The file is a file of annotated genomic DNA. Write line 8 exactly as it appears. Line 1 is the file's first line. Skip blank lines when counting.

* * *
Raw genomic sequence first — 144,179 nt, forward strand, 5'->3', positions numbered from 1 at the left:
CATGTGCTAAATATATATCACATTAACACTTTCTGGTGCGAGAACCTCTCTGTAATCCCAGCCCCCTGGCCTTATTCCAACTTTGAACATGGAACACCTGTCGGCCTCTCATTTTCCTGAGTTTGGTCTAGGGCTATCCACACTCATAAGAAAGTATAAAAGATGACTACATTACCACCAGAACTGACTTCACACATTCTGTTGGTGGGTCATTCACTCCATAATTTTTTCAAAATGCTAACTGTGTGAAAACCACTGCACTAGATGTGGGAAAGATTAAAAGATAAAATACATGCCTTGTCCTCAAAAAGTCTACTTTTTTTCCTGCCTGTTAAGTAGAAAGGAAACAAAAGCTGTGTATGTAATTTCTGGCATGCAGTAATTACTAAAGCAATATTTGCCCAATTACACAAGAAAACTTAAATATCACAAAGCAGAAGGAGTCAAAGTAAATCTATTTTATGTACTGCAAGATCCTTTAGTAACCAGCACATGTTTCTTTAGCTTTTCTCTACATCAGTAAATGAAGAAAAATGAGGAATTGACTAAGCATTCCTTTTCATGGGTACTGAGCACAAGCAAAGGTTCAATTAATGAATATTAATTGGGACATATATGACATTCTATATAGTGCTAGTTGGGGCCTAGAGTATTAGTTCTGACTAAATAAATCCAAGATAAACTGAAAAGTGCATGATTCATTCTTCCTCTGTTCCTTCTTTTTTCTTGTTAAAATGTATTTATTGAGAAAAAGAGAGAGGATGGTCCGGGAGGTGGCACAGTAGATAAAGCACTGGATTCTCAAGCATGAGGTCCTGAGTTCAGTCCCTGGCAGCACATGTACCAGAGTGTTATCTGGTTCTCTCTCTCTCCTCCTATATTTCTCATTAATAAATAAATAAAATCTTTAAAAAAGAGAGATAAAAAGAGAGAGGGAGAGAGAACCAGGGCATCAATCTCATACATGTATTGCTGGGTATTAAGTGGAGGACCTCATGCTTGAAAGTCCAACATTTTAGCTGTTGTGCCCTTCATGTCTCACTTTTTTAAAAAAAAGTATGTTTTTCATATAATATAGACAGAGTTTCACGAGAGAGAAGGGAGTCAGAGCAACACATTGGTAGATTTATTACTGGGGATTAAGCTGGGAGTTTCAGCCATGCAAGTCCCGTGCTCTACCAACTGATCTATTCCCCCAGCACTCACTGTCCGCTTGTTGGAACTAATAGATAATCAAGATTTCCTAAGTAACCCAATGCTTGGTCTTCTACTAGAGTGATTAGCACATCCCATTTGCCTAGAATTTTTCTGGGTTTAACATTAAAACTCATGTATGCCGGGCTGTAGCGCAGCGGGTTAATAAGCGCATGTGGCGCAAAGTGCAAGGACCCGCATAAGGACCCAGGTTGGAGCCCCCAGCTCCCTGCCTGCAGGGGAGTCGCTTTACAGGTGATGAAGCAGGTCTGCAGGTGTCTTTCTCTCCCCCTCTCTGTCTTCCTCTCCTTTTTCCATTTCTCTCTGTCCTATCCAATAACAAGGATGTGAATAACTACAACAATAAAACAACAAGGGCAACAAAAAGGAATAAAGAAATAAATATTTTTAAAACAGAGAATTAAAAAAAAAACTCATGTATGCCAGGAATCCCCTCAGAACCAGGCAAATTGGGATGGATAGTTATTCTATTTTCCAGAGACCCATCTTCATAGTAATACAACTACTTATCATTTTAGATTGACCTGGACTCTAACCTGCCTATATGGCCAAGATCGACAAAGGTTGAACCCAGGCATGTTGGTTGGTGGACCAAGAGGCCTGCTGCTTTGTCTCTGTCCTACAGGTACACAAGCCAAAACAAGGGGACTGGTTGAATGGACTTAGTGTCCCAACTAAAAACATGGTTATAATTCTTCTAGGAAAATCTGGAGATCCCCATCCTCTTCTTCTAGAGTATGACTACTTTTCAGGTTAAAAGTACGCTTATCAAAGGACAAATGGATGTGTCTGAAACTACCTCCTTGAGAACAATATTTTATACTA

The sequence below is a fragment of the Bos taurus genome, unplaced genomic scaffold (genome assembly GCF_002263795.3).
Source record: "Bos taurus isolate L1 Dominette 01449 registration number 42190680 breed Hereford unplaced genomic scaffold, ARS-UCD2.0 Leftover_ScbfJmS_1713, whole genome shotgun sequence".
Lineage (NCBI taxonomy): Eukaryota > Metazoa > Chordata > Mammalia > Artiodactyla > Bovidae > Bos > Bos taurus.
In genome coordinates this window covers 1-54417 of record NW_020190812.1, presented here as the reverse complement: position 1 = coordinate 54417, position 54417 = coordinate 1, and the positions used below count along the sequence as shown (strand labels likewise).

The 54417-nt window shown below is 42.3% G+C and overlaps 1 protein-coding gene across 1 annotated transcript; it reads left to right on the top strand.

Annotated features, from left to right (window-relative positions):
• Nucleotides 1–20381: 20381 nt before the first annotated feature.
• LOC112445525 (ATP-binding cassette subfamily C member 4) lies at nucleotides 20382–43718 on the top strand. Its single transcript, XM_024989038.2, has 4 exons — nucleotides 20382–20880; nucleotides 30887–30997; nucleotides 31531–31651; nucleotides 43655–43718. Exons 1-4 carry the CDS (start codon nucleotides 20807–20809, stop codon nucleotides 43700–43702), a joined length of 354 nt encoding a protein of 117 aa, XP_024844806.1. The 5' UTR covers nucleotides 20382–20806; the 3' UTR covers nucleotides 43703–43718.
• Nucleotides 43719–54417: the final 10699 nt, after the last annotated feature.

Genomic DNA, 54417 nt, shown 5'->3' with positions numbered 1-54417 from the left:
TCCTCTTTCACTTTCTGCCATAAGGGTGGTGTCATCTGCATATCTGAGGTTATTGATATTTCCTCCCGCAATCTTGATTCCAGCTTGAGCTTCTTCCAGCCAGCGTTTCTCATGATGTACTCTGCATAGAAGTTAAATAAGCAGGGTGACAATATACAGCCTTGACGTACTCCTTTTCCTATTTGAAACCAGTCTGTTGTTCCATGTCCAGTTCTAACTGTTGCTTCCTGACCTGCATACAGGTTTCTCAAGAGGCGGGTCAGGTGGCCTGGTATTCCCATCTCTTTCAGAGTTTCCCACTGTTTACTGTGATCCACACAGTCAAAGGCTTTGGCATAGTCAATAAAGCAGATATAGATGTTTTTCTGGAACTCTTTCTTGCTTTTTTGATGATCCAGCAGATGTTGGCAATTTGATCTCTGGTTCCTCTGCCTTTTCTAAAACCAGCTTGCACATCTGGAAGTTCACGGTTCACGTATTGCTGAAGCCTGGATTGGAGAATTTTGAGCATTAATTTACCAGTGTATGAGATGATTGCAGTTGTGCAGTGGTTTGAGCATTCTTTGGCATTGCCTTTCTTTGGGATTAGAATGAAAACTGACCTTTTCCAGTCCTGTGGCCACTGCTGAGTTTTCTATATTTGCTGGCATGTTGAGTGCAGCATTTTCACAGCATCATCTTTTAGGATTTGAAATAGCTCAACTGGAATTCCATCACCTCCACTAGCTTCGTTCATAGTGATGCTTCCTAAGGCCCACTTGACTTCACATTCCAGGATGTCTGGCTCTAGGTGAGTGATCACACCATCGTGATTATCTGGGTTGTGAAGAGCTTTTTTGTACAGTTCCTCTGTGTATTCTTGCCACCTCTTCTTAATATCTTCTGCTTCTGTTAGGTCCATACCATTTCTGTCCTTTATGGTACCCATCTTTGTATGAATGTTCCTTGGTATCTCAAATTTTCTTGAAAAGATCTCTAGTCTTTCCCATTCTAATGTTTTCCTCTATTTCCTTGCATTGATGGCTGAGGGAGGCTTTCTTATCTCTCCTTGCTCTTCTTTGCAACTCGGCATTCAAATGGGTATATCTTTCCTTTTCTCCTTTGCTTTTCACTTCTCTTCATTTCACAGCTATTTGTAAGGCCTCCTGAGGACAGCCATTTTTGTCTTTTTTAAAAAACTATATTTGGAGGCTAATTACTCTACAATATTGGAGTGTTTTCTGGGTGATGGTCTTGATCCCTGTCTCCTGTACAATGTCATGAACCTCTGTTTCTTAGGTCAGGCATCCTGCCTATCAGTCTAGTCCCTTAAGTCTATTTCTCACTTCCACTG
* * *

Annotated features, from left to right (window-relative positions):